PREPS was developed and is managed by Acona, a UK CSR management consultancy. Neil Everett, senior partner at Acona explains “PREPS was developed as a result of some of our key customers in the publishing industry needing more information related to forest sources of their purchased paper. We developed the system to engage with mills and printers in order to collect relevant data that can be used by publishers in decision making. The initiative is driven by the members who decide how they are going to use the information to influence purchasing decisions. It includes information on forest sources and certification as well as quality indicators like basis weight, opacity, and brightness. The database can be searched for key criteria and it now houses between 4,500 and 5,000 paper grades.”
PREPS currently benefits from the support of key global publishers such as Egmont, Cambridge University Press, Hachette, Harper Collins, McGraw-Hill, Oxford University Press, Reed Elsevier, Scholastic, Wiley-Blackwell, and others. There are different levels of membership and associated fees which are outlined in the process manual found on the PREPS web site (http://prepsgroup.com/home.php).
Papers are awarded a grading of 1 to 5 stars based on a system developed by Egmont UK and Acona Ltd. The grading system currently focuses only on fiber sourcing and does not include other elements of the life-cycle of paper. However, improvements are underway to gather supplier data on water consumption and greenhouse gas emissions. PREPS gives preference to FSC certified fiber and recycled fiber as proof of responsible fiber sourcing, and only awards 3 out of 5 stars to papers certified using other third-party forest certifications schemes such as PEFC and its national affiliates.
· Simple scoring system.
· Supported by several large publishing companies.
· Covers several paper grades and several regions of the world.
· Rating is biased towards FSC and recycled fiber.
· Missing important environmental indicators that make up the environmental footprint of paper.
Each of the above systems has, to some extent, been designed to meet the needs of their creators. This can be seen by the selection of environmental indicators, and the way indicators are weighted to score or rate paper grades. Out of the four systems reviewed, the most objective one is the Paper Profile which is based on measurable data and life-cycle inventory calculations. This approach avoids the controversy related to weighting environmental indicators. A similar approach was also used years ago by CPPA (now FPAC) in developing the Environmental Profile Data Sheet (EPDS). Michael Bradley, Sustainability Director at Canfor Pulp who has been involved with a number of industry LCA studies explains: “The system that most followed a true life-cycle inventory approach was the EPDS. Canfor Pulp still uses a modified EPDS to report environmental data to the marketplace. It includes all the key data indicators, there is no weighting, it is product specific and it is independently audited. The downside of the EPDS is that it requires a significant amount of time to gather the data and make the calculations. None of the other scorecards or systems used today match the level of rigour that EPDS has.”(7)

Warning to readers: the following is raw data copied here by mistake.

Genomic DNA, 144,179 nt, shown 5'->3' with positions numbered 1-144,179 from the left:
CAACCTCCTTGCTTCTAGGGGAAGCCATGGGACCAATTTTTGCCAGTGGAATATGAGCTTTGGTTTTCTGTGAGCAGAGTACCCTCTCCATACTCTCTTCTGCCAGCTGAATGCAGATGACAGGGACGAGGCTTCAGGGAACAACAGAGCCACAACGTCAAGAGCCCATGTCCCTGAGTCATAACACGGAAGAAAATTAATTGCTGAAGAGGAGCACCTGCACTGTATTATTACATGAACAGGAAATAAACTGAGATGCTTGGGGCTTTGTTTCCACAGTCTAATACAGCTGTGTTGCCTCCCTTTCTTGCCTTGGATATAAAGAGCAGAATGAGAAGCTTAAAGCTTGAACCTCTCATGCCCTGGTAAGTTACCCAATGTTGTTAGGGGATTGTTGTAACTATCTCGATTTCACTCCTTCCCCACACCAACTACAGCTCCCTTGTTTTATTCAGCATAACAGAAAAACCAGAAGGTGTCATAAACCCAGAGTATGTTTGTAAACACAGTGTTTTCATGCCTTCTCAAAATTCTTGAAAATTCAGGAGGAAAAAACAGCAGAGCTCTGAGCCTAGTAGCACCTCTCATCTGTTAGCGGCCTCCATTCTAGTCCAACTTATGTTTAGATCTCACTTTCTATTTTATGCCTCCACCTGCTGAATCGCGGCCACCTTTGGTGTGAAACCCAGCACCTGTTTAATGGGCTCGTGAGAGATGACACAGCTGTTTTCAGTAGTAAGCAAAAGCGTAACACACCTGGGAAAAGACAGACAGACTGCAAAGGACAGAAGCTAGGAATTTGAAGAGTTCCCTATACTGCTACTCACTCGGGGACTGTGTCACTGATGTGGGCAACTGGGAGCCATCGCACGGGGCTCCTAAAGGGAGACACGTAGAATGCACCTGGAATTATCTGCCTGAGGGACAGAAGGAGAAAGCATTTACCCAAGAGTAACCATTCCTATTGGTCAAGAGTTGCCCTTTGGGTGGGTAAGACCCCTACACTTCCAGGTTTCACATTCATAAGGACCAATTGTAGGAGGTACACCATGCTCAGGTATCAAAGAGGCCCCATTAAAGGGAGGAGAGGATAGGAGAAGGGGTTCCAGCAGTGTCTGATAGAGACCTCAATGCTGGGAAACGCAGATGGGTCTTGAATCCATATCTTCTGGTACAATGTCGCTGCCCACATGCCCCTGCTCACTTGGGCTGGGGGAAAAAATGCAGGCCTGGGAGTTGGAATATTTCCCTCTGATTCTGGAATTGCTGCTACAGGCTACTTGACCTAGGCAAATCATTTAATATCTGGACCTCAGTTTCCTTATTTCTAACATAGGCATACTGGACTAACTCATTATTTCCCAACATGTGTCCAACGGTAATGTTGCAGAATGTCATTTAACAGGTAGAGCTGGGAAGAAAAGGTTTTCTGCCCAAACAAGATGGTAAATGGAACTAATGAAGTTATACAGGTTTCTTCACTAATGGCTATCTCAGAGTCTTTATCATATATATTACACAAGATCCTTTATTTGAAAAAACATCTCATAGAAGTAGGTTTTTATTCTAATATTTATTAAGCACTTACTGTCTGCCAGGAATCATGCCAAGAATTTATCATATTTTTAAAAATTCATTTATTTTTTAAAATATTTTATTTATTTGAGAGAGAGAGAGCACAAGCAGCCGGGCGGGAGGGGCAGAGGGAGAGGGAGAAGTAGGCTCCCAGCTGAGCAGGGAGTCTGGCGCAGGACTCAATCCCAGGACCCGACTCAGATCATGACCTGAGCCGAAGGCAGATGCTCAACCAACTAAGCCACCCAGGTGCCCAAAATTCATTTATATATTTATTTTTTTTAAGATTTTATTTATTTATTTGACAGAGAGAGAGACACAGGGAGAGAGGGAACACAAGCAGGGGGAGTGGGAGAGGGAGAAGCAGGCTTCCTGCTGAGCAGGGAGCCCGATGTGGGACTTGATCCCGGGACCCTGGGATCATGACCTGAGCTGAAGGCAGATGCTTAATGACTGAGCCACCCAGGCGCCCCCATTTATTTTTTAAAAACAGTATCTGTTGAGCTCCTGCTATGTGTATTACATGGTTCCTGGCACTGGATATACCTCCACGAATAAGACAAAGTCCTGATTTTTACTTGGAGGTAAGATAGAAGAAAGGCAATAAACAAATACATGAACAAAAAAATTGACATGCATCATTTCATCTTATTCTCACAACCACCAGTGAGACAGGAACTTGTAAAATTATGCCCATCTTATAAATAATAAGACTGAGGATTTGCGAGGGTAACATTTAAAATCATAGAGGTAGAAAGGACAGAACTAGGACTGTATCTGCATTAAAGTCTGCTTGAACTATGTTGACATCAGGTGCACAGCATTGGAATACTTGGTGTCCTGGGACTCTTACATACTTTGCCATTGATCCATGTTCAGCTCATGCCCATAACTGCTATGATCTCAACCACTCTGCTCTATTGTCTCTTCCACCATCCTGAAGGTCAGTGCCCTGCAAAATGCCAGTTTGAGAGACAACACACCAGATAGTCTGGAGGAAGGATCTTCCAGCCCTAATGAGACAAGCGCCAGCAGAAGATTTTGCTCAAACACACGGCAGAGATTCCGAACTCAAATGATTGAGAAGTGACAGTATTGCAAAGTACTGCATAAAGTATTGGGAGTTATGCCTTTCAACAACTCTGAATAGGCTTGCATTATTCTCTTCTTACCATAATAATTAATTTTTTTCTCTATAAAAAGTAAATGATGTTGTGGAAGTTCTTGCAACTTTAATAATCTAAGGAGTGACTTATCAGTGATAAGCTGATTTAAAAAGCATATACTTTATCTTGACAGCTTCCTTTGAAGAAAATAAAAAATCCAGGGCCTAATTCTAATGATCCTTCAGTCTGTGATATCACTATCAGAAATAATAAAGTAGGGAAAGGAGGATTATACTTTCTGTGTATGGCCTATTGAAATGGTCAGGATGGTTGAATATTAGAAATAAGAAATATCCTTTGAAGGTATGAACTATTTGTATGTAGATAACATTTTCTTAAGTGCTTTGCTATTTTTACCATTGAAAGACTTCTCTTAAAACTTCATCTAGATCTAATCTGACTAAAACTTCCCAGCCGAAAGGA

These various viewpoints and preferences may explain why the uptake of these systems has been inconsistent. The following features may increase the likelihood that some tools become used more widely:
· Ensuring that key environmental indicators in the life-cycle of paper are included.
· Avoiding bias towards certain fiber types used as raw materials.
· Focusing on measurable data and life-cycle-inventory, instead of subjective indicators.
· Offering a low cost and user-friendly system, including time required to complete.
· Requiring mandatory third-party verification of the scorecard or declaration.
· Getting endorsement from environmental organizations.
If weighting is to be included, LCA specialists would claim that it should be fixed (not open to modification by users) and developed using a multi-stakeholder panel of experts in life-cycle-assessment, environmental impact assessment and environmental management in the forest products industry (8). This approach ensures credibility and also avoids “greenwashing” as explained by Terrachoice: “The Sin of the Hidden Trade-off is committed by suggesting a product is “green” based on a single environmental attribute (the recycled content of paper, for example) or an unreasonably narrow set of attributes (recycled content and chlorine free bleaching) without attention to other important, or perhaps more important, environmental issues (such as energy, global warming, water, and forestry impacts of paper). Such claims are not usually false, but are used to paint a “greener” picture of the product than a more complete environmental analysis would support.”(9)
6. National Council for Air and Stream Improvement (NCASI). 2007. Comparative Review of Environmental labelling programs. Special report No. 07-06. Research Triangle Park, N.C. National Council for Air and Stream Improvement, Inc.
8. F. Cornejo, M. Janssen, C. Gauldreault, Rejean Samson, P.R. Stuart. 2005. Using Life Cycle Assessment (LCA) as a Tool to Enhance Environmental Impact Assessments (EIA). Department of Chemical Engineering, École Polytechnique – Montréal, (Québec).